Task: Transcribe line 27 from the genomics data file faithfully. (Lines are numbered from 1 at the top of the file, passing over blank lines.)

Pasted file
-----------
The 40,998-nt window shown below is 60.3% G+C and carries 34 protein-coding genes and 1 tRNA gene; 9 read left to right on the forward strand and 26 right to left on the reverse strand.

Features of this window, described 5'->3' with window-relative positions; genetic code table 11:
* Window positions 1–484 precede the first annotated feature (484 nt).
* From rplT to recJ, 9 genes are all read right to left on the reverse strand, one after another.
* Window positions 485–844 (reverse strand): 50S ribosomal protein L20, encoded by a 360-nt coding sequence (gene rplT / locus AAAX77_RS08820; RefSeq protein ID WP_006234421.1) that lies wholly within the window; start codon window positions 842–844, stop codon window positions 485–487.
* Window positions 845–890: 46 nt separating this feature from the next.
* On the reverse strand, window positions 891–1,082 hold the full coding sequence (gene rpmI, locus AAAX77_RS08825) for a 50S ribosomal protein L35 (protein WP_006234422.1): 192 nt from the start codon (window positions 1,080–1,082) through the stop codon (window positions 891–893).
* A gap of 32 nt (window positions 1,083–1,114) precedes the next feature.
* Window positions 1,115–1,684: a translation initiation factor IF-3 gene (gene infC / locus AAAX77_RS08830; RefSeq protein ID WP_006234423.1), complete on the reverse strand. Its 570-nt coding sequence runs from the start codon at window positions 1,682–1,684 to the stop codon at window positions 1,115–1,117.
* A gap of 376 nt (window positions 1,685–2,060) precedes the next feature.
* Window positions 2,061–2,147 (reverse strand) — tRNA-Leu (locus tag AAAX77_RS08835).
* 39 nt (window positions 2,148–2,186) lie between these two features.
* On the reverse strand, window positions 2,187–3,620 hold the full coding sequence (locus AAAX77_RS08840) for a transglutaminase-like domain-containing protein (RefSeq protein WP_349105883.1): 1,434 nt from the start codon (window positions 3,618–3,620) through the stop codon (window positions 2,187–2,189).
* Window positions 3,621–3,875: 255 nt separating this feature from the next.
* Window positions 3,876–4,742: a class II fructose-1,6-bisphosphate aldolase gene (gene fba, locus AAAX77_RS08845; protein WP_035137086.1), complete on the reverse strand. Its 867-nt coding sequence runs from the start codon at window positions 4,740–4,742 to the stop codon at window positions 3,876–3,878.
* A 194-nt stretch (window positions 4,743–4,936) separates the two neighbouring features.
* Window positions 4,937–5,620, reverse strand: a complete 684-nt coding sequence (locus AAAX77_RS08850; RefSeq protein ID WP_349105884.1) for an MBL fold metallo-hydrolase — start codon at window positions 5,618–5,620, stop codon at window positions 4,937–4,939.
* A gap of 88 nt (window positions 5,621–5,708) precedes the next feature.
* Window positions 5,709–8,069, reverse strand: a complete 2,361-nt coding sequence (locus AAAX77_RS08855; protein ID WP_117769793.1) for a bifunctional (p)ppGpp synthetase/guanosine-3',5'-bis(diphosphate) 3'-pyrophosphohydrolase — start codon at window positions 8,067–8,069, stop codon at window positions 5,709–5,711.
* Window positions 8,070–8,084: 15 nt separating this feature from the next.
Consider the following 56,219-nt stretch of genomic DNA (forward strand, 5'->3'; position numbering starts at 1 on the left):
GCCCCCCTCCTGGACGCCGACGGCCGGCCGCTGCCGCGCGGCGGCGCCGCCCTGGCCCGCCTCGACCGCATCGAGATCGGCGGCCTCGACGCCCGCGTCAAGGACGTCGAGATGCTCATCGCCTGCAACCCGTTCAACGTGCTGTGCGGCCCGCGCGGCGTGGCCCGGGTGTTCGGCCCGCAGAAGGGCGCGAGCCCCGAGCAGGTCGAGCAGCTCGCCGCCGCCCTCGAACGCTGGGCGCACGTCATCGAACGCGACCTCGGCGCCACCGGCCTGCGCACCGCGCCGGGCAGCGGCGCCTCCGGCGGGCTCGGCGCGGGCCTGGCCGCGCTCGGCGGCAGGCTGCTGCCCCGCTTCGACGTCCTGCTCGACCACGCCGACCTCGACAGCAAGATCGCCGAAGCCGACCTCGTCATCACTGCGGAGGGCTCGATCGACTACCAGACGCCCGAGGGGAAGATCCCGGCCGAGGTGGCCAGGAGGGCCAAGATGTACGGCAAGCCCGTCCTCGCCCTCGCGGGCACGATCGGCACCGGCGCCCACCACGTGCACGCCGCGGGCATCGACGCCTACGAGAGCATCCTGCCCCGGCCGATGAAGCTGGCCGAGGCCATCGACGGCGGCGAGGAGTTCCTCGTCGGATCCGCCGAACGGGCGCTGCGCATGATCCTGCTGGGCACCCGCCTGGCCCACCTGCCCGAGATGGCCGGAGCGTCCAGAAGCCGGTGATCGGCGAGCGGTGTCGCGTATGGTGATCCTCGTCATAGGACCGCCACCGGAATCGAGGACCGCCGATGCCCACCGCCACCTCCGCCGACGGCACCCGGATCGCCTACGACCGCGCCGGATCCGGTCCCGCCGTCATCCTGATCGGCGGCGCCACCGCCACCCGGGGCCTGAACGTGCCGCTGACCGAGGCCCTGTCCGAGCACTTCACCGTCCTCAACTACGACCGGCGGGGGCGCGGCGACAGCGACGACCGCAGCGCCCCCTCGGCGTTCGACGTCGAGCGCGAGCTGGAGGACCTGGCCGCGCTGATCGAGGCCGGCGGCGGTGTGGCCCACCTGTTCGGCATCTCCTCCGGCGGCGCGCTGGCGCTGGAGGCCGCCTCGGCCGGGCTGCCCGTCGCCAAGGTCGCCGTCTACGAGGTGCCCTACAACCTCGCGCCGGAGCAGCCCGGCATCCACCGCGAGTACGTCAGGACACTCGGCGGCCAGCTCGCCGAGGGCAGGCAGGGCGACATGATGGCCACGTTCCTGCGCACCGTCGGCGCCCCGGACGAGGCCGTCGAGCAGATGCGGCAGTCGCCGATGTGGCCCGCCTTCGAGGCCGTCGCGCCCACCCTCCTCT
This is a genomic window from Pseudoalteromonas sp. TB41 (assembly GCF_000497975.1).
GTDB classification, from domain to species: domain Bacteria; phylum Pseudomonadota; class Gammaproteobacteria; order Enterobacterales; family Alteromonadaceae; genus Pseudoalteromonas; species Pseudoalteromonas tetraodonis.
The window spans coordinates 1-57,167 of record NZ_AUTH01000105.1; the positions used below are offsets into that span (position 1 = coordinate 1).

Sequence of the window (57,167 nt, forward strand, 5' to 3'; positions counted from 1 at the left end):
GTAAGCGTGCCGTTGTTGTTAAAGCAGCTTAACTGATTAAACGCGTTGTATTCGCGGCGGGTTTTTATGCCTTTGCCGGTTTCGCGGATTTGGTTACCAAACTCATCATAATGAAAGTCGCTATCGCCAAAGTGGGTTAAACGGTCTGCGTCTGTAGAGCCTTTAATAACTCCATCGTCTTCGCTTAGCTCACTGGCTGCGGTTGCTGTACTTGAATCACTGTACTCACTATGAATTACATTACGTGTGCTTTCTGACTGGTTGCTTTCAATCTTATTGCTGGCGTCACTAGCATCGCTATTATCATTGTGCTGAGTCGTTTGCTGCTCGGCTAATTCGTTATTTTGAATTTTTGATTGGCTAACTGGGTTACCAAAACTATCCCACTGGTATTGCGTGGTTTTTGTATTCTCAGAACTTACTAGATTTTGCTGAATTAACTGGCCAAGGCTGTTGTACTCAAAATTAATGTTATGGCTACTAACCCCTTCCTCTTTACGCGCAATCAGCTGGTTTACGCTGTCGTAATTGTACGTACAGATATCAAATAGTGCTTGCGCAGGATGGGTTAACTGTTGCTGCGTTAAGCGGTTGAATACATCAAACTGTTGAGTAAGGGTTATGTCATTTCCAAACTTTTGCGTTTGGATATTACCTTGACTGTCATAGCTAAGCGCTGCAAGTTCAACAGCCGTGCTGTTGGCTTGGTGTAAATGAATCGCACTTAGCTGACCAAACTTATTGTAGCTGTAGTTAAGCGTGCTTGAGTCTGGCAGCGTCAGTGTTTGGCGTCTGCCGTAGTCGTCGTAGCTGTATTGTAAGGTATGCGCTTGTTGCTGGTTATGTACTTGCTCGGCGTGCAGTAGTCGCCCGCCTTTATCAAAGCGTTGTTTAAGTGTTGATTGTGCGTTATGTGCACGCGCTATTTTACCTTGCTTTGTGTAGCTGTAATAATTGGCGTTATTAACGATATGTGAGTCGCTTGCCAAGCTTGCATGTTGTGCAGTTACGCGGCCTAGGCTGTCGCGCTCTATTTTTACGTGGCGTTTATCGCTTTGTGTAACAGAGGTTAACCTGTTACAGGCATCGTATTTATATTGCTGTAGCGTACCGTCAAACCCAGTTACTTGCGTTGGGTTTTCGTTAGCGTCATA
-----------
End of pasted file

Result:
GTAAGCGTGCCGTTGTTGTTAAAGCAGCTTAACTGATTAAACGCGTTGTATTCGCGGCGGGTTTTTATGCCTTTGCCGGTTTCGCGGATTTGGTTACCAAACTCATCATAATGAAAGTCGCTATCGCCAAAGTGGGTTAAACGGTCTGCGTCTGTAGAGCCTTTAATAACTCCATCGTCTTCGCTTAGCTCACTGGCTGCGGTTGCTGTACTTGAATCACTGTACTCACTATGAATTACATTACGTGTGCTTTCTGACTGGTTGCTTTCAATCTTATTGCTGGCGTCACTAGCATCGCTATTATCATTGTGCTGAGTCGTTTGCTGCTCGGCTAATTCGTTATTTTGAATTTTTGATTGGCTAACTGGGTTACCAAAACTATCCCACTGGTATTGCGTGGTTTTTGTATTCTCAGAACTTACTAGATTTTGCTGAATTAACTGGCCAAGGCTGTTGTACTCAAAATTAATGTTATGGCTACTAACCCCTTCCTCTTTACGCGCAATCAGCTGGTTTACGCTGTCGTAATTGTACGTACAGATATCAAATAGTGCTTGCGCAGGATGGGTTAACTGTTGCTGCGTTAAGCGGTTGAATACATCAAACTGTTGAGTAAGGGTTATGTCATTTCCAAACTTTTGCGTTTGGATATTACCTTGACTGTCATAGCTAAGCGCTGCAAGTTCAACAGCCGTGCTGTTGGCTTGGTGTAAATGAATCGCACTTAGCTGACCAAACTTATTGTAGCTGTAGTTAAGCGTGCTTGAGTCTGGCAGCGTCAGTGTTTGGCGTCTGCCGTAGTCGTCGTAGCTGTATTGTAAGGTATGCGCTTGTTGCTGGTTATGTACTTGCTCGGCGTGCAGTAGTCGCCCGCCTTTATCAAAGCGTTGTTTAAGTGTTGATTGTGCGTTATGTGCACGCGCTATTTTACCTTGCTTTGTGTAGCTGTAATAATTGGCGTTATTAACGATATGTGAGTCGCTTGCCAAGCTTGCATGTTGTGCAGTTACGCGGCCTAGGCTGTCGCGCTCTATTTTTACGTGGCGTTTATCGCTTTGTGTAACAGAGGTTAACCTGTTACAGGCATCGTATTTATATTGCTGTAGCGTACCGTCAAACCCAGTTACTTGCGTTGGGTTTTCGTTAGCGTCATA